Simple fire safety tip can save lives
COLUMBIA - In recent months, more attention has been given to a little known fire safety tip. The UL Fire Safety Research Institute recently launched the “Close Your Door” campaign, advising everyone to close their interior doors at night.
Columbia Fire Department Battalion Chief Brad Frazier said this small precaution can make a big difference in keeping property and people safe.
“We can really see it in fire investigations. When you go into homes that have been on fire and are now put out, it’s very evident when doors are shut,” Frazier said. “There’s little smoke damage in those rooms that had a closed door versus those rooms on the other side that was damaged by smoke or fire.”
Frazier said firefighters use the technique while putting out fires. Shutting interior doors can make the fire more manageable.
According to the National Fire Protection Agency, about half of fires in the home start between 11 p.m. and 7 a.m.
“Things tend to happen when we’re not paying attention to them. Things get out of control a little bit quicker,” Frazier said.
However, not everyone is comfortable with leaving their doors closed at night. Many parents of small children prefer to keep doors open to hear if anything unexpected happens overnight. Sheila Robertson, Coordinator of Pediatric Injury Prevention for SafeKids Columbia, said there are ways to do both.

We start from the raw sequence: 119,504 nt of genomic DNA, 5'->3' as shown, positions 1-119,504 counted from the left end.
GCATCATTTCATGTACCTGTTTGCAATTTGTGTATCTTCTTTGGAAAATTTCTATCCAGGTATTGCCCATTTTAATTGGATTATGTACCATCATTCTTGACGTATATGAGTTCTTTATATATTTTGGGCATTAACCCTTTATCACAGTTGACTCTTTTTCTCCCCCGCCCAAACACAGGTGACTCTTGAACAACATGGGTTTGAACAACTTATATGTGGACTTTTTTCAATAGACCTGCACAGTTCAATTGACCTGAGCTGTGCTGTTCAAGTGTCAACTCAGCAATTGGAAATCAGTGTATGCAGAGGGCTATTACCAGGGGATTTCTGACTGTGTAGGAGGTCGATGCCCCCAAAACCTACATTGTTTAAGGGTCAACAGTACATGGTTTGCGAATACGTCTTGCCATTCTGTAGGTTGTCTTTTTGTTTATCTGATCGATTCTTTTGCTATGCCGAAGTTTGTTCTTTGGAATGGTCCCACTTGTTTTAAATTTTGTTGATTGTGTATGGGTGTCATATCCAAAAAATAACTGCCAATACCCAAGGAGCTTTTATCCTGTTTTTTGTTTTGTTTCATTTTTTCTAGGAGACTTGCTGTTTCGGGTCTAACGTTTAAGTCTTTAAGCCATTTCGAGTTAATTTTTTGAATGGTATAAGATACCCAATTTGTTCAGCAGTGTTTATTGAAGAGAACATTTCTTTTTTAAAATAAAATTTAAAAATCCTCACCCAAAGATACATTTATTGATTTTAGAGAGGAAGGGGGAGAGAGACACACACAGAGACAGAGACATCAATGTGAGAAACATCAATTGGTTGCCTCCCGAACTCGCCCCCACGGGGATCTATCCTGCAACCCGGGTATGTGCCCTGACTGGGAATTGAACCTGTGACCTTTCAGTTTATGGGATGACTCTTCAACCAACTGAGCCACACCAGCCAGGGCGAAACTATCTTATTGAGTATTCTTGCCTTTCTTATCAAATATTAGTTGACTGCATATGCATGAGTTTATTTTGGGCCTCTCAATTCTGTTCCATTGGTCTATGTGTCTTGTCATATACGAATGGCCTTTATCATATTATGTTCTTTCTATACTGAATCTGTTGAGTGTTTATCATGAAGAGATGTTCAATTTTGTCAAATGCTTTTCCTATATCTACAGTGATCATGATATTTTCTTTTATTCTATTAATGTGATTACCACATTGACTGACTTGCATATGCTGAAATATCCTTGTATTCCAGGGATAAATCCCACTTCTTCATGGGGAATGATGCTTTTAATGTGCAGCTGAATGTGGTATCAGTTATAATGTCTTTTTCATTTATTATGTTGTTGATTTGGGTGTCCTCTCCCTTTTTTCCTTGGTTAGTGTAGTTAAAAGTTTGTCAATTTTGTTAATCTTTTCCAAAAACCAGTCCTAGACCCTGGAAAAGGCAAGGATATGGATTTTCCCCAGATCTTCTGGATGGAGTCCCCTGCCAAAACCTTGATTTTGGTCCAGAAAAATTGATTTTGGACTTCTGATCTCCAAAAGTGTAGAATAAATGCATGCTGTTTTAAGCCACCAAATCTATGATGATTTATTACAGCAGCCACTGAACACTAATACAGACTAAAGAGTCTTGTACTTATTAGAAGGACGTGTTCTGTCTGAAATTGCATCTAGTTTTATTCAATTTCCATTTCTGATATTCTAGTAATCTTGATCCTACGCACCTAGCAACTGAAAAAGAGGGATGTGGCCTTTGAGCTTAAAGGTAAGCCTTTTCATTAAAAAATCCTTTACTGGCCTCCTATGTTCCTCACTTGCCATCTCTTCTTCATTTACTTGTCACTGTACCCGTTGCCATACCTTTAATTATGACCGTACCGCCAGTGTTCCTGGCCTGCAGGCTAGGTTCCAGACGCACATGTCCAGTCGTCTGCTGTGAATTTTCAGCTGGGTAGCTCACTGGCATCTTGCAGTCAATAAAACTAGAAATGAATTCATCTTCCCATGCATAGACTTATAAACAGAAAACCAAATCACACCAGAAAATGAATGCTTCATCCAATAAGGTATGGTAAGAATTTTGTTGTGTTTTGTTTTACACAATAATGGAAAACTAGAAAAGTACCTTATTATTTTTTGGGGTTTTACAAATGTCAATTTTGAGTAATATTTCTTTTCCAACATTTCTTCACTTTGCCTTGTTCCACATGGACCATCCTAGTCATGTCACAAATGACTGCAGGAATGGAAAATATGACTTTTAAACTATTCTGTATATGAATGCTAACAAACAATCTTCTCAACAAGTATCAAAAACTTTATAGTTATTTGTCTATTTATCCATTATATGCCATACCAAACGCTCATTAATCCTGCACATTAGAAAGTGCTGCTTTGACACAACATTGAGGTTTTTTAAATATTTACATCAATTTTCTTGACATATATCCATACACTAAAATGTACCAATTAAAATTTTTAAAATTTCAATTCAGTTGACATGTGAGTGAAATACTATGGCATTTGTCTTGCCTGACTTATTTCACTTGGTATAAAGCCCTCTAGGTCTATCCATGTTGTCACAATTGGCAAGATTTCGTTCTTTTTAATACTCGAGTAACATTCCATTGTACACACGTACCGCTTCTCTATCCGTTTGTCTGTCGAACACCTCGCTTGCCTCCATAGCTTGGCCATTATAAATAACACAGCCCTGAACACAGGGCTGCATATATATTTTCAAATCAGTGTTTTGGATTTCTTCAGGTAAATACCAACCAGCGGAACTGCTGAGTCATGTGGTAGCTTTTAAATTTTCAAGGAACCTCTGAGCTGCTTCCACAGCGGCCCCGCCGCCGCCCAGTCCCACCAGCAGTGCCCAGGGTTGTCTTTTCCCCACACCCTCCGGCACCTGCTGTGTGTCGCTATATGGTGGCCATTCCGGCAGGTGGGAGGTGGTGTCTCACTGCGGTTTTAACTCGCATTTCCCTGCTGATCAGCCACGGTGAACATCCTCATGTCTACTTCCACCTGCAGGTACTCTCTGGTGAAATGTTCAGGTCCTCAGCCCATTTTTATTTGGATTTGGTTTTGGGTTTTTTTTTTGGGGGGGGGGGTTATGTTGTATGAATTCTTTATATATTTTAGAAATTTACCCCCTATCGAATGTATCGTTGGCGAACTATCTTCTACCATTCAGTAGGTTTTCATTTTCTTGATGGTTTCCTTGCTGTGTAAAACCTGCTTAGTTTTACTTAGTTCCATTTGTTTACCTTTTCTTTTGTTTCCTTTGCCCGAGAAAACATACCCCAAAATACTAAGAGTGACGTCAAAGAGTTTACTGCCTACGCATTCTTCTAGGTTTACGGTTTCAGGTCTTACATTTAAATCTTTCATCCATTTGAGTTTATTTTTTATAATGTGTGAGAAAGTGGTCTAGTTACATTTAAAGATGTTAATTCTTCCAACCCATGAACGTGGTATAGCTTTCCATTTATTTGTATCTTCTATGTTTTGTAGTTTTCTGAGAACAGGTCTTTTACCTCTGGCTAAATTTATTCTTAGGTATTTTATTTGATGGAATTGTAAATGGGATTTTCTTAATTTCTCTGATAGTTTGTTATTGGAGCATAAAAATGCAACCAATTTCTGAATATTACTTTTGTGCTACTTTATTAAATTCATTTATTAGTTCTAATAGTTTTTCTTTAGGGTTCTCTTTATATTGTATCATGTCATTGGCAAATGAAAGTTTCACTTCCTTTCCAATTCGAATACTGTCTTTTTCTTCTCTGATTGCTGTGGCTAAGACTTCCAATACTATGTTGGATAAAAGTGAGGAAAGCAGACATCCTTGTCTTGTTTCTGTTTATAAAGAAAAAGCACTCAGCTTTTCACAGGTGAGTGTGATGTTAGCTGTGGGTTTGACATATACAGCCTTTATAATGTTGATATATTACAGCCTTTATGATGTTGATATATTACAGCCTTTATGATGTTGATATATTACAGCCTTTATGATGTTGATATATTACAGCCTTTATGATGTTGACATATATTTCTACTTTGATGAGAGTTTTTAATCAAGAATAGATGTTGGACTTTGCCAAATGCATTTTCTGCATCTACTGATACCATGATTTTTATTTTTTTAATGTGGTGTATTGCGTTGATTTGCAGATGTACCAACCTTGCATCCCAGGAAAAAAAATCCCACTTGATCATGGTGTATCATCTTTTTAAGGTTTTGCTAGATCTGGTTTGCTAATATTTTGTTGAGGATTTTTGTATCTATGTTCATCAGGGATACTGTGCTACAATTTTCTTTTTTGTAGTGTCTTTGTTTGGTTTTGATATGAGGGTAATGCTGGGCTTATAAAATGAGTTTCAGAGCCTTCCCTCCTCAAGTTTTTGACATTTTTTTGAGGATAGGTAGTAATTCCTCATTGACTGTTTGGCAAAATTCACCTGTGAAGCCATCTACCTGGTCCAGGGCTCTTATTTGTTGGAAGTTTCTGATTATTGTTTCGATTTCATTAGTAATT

“Invest in the baby monitors so you can hear what’s going on in their rooms, and that should make you feel better about what’s going on,” Robertson said.
For additional surveillance, Robertson suggests placing video monitors in the house. Frazier adds every home should be armed with an interconnected smoke alarm system. Having one installed outside of the bedroom door will let people hear the alarm, even when it’s shut.
According to Frazier, if you know a fire is burning outside of the bedroom, keep the door closed, plug up the space underneath the door with a towel or something else that will keep smoke out. Then get to a window. If you safely can, exit through the window. If not, make yourself visible to firefighters so they can help you out.
“Every second counts. Even if it’s up to 30 seconds, it can make a difference,” Frazier said. “Keeping smoke out, and heat especially, is really critical, and shutting a door, as simple as that sounds can be a big part of that.”